Internships are six weeks in length from June 30 through August 17, 2013.  Internships are unpaid however; interns will be provided housing and a meal/travel stipend.

Interns will spend approximately 40 percent of their time working onsite at the AAA offices in Arlington, Virginia, and the other 60 percent of their time working on-site at one of three locations described below.

Eligibility:

  • Undergraduate students in their junior or senior year
  • First Year Graduate students (completing the first year of graduate work by June 2013)

Visit the AAA Summer Internship Program webpage for the application. Application deadline is March 15, 2013.

Click here to support this Internship Program through a financial contribution.

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Parental Needs on Academic Campuses

Today’s post is a Memorandum from the Association for Feminist Anthropology’s Executive Board of Elected and Appointed Members.

The Association for Feminist Anthropology Executive Board consisting of elected and appointed members (the AFA Board) voices its concern for what appears to be a censure of breastfeeding and a lack of recognition of parental needs on academic campuses and in the wider society. Such problems have a long history, but recently were highlighted in the situation of an assistant professor of anthropology at American University who breastfed her baby during a class meeting.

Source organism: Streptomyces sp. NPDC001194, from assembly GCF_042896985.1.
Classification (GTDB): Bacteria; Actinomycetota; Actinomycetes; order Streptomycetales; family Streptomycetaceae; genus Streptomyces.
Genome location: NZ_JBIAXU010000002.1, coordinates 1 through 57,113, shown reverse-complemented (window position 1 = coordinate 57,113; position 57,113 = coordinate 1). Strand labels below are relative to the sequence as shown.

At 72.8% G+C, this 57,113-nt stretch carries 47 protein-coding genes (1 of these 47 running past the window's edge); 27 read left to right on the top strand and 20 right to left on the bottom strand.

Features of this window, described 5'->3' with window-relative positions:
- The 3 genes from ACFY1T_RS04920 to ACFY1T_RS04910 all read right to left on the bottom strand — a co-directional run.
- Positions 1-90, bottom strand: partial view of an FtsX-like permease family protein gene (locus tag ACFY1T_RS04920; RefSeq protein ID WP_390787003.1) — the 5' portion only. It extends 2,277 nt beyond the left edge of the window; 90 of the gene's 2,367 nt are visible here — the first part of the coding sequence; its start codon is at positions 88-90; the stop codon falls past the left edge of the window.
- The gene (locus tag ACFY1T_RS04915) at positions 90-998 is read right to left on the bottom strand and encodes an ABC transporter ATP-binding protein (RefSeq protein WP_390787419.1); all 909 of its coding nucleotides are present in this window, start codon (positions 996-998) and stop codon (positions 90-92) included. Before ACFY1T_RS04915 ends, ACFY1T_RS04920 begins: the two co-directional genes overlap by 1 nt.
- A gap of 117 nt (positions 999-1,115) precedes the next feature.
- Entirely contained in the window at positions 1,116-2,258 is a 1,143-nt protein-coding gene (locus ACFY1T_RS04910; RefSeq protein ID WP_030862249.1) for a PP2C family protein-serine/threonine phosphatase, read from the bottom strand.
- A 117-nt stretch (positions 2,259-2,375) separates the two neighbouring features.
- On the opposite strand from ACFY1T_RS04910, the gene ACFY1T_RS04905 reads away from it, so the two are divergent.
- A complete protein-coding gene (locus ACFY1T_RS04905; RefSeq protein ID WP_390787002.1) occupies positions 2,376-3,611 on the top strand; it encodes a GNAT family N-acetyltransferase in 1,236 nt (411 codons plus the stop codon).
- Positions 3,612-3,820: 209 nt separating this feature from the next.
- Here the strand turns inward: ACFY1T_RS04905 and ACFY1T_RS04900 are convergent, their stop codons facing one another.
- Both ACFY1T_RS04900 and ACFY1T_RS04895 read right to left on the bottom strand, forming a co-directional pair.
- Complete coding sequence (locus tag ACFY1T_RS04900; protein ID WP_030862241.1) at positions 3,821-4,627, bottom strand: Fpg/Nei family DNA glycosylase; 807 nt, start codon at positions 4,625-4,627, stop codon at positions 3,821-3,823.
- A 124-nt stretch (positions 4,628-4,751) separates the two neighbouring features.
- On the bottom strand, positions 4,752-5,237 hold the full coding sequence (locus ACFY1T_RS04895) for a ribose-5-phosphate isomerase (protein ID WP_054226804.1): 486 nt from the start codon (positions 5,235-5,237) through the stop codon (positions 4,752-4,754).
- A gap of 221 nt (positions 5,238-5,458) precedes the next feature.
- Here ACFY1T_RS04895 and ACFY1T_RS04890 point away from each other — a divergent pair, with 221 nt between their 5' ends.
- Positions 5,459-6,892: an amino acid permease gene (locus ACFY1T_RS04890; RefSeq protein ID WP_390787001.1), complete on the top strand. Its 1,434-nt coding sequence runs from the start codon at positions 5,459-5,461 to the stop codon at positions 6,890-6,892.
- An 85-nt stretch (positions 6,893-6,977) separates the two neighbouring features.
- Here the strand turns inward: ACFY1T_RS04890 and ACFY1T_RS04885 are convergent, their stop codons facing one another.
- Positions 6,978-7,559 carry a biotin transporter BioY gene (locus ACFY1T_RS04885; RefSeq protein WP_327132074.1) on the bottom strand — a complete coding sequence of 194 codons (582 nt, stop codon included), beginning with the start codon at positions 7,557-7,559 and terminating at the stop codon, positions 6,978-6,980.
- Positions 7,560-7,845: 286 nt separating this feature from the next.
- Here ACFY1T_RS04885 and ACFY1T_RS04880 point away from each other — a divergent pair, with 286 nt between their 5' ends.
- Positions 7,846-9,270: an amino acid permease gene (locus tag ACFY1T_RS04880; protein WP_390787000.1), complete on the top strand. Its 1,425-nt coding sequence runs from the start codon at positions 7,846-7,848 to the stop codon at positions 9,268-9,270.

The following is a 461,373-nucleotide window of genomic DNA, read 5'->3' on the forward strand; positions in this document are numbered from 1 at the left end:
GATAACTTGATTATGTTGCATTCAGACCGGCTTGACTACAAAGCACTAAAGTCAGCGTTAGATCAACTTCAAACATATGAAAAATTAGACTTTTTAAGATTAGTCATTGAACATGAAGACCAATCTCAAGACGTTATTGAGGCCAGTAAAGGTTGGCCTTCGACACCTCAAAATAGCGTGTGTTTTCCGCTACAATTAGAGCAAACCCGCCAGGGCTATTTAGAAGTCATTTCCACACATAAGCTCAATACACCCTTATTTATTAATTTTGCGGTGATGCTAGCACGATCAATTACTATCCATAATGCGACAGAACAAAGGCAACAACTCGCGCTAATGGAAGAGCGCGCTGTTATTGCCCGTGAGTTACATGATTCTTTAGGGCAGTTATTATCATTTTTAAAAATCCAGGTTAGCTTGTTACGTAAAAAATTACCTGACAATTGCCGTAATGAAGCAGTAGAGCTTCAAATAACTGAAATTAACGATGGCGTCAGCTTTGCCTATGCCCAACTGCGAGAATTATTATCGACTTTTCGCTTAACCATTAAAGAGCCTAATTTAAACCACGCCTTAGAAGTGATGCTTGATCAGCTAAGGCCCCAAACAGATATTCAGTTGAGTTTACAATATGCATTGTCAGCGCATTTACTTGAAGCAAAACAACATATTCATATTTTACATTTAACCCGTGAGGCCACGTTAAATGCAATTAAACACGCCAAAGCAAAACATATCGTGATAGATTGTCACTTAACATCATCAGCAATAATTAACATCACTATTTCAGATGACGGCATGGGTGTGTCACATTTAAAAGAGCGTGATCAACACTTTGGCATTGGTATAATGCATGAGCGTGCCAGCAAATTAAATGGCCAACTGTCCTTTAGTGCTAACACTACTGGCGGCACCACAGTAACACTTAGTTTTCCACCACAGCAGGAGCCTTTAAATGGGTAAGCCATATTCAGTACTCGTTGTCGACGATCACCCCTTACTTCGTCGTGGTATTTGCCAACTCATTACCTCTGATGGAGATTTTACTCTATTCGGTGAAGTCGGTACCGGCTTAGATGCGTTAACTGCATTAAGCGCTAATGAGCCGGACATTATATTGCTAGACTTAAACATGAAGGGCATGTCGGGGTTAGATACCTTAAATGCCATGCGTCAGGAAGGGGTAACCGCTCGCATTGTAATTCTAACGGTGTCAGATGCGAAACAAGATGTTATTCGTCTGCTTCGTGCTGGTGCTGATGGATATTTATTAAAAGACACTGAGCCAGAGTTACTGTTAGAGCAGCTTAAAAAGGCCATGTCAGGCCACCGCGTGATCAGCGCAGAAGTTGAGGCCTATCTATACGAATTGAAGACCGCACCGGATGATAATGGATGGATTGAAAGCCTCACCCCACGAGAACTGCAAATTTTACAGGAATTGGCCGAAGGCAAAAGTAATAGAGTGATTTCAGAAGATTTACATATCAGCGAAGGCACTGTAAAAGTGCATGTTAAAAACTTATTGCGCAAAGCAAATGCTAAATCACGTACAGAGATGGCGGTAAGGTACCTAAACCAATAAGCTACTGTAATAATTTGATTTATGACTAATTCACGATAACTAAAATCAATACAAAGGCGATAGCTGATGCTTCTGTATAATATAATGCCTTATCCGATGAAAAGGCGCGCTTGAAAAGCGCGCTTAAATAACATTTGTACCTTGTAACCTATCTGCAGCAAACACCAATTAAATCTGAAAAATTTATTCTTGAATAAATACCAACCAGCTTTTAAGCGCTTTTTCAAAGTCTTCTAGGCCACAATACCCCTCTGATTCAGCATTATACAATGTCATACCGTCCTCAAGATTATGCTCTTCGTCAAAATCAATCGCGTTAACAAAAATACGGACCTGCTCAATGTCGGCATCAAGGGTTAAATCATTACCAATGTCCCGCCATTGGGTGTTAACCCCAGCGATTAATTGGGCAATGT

As feminist anthropologists, we contend that: 1) breastfeeding should not be stigmatized or hidden from view, and indeed should be considered a basic human right; 2) breastfeeding is not inherently unprofessional or distracting, and increased recognition of how the demands of infant care, and of breastfeeding in particular, shape the challenges parents face in the workplace is crucial for improving conditions for all families;  3) childcare needs on campuses tend to marginalize and create obstacles to parents of all genders seeking educational and career mobility as students, faculty, and staff;  4) campus needs for childcare, including services to care for sick children, deserve more consideration by institutions, unions, and policymakers.

We urge others to join us in using this incident as a ‘teachable moment’ that fosters critical analysis and education by feminist anthropologists and others, and promotes political mobilization.

- The AFA Board (Jane Henrici, Ellen Lewin, Lynn Kwiatkowski, Sandra Faiman-Silva, Nia Parson, Margot Weiss, Holly Dygert, Susan B. Hyatt, Sophie Bjork-James, Susan Harper-Bisso, Jennifer Patico, Jamie Sherman. Amy Harper, Jessica Smith Rolston, Damla Isik, and Rebecca Boucher)

Gender and Race Through Education and Political Activism: The Legacy of Sylvia Helen Forman

Published in partnership with the Association for Feminist Anthropology, Gender and Race Through Education and Political Activism: The Legacy of Sylvia Helen Forman is edited by Dena Shenk. Purchase the book at a special AAA member rate of $10.00.

Highlights of the book include:
On Sylvia Forman, Intellectual Progeny, and American Struggles: An Overview – Kay B. Warren
`Verticality’: Concept and Practice, Past and Future – Sylvia Helen Forman
Conflict, Coffee, Cattle and Corn: Inversion of Gender through Development in Rural Honduras – Libbet Crandon-Malamud